I realize a lot of teachers cannot leave their work at work or else they would never see their house. But if you must take your work home, at least have one clean room! One place you can go where work doesn’t follow you. Maybe a nearby lake or forest too. Whatever works, but get away and spend some time with your self. Sometimes. Not all the time.
  11. Lighten up
    One of the best pieces of advice I was ever given was during my sixth year when I was working at a new campus with a much more experienced band director. Very often he would just tell me, “Lighten up, Joel.” I don’t know that there is one specific thing I did, but overall I lightened up. And ya know what happened? The kids started responding better to me. It’s sort of the culmination of many other tips and tricks and you finally just let go and lighten up. And things begin to flow. Try it this year in one area where you struggle. Don’t check email all the time. Don’t answer the phone while you’re teaching. Be more patient with your kids. Something. LIGHTEN UP and see what happens!
  12. Work out
    Whatever it is, do some sort of physical activity regularly. Even if it’s just going for a hike or walk. Something is better than nothing. And the endorphins seem to give you much more clarity in your mind.
About Joel Wagner 522 Articles
Joel Wagner (@sywtt) began teaching band in 2002. Though he had a lot of information, his classes were out of control. He found himself tired, frustrated, disrespected by students, lonely, and on the brink of quitting. He had had enough. He resigned from his school district right before spring break of his second year and made it his personal mission to learn to be a great teacher. So You Want To Teach? is the ongoing story of that quest for educational excellence.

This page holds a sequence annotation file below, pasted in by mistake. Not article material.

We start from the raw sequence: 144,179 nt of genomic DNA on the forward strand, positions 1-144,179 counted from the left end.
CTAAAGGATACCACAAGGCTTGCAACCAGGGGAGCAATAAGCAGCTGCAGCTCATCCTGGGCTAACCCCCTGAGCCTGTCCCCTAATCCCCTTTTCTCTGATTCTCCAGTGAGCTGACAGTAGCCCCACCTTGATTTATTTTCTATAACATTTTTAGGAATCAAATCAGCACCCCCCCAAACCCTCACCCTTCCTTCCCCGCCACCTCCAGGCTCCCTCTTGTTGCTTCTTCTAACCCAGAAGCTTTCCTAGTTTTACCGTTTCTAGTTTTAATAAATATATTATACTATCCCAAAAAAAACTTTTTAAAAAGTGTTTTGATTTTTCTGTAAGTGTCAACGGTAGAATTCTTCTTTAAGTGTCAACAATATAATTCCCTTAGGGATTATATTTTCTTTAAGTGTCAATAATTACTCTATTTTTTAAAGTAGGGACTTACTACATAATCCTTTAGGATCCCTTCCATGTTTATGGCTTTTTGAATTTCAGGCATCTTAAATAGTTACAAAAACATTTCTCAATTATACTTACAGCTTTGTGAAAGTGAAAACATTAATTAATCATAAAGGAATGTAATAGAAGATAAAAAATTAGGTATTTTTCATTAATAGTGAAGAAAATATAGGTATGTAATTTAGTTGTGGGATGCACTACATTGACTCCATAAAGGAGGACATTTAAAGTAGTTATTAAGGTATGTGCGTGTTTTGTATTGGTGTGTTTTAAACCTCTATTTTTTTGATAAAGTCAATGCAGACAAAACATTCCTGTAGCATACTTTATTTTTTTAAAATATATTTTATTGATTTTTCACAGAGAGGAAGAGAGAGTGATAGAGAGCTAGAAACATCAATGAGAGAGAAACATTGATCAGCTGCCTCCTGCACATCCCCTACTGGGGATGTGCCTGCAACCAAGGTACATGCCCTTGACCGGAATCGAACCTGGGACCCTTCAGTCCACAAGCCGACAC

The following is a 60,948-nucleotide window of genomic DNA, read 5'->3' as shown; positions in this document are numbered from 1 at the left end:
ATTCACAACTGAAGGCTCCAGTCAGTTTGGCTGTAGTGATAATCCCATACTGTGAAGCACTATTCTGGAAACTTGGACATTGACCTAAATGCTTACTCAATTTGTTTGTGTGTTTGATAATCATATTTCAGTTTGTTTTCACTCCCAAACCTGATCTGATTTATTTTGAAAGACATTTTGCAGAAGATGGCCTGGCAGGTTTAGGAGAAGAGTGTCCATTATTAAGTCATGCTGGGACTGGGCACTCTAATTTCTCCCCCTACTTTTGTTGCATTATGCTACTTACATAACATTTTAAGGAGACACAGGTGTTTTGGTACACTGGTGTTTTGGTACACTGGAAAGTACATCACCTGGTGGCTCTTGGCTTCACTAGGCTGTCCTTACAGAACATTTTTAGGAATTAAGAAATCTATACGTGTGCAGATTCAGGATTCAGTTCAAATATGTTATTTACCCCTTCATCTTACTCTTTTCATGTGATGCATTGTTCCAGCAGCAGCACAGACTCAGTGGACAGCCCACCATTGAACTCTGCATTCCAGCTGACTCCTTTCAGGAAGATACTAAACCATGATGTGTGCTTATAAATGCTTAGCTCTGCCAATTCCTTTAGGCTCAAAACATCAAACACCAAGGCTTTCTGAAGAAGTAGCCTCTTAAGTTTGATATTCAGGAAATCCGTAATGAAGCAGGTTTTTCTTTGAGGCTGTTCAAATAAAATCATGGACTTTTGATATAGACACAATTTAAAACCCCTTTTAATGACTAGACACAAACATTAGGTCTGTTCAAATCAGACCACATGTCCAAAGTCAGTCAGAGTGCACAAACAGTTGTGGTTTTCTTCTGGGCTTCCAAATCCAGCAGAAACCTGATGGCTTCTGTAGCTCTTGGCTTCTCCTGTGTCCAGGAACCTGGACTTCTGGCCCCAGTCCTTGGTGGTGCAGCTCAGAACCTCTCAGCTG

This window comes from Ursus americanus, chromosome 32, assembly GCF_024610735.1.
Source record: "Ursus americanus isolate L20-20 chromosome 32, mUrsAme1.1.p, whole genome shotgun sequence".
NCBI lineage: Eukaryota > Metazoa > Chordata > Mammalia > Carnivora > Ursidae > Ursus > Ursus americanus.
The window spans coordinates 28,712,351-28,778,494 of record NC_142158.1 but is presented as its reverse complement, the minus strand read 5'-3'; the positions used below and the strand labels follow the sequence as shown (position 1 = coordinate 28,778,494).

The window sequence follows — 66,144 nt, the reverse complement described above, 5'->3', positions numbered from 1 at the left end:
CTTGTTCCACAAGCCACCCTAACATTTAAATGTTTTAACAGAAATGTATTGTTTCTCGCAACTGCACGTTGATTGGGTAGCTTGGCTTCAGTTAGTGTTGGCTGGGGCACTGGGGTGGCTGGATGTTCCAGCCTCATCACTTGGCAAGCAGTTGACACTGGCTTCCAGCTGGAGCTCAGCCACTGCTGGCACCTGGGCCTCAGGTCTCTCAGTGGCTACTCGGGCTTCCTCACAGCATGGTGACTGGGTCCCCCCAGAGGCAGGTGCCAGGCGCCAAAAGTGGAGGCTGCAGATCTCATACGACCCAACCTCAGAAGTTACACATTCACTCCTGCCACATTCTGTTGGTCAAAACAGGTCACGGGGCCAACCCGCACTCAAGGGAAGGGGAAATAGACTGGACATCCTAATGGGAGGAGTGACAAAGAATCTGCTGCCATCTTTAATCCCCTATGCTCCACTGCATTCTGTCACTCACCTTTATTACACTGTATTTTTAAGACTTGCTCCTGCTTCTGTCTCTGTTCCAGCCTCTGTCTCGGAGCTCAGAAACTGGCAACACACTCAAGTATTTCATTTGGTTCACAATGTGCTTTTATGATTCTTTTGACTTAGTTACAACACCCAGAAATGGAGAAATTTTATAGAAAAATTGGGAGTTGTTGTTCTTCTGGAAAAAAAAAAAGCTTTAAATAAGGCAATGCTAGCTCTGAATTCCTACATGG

1 Comment on 10 Years of Teaching: How Do I Keep My Sanity?

  1. Personally, I've only begun to unwind and relax after years in the profession, teaching secondary school children.

    I found it difficult to switch-off; the daily workload was always extendable; there was always more work that could be done — I wanted to be the best teacher I possibly could. I'd say, only in the last two years have I begun to find the solution to this problem. There are three things that I found to work well:
    – Separate room: I finally got round to clearing out the spare room and turning it into a study. I set a certain amount of time each day aside, that is study and reading time. All reading, study and schoolwork is confined to the study; nothing leaves that room.
    – Vitamin and rejuvernation pills: I don't know if it's a placebo affect or not, but it works for me. Since I started using the <a href="http://www.buyrevidox.com/">revidox anti-aging pill</a> and other vitamins tablets, I've managed to feel refreshed after long days in the classroom;
    – Hit the gym: Each day I hit the gym before and after work. I also play rugby on a Saturday. This allows me to get my aggression out, hang around with different people and totally switch-off into another world for a short period of time. A hard work-out or game, allows me to totally forget about all the other problems in the world– I recommend this especially.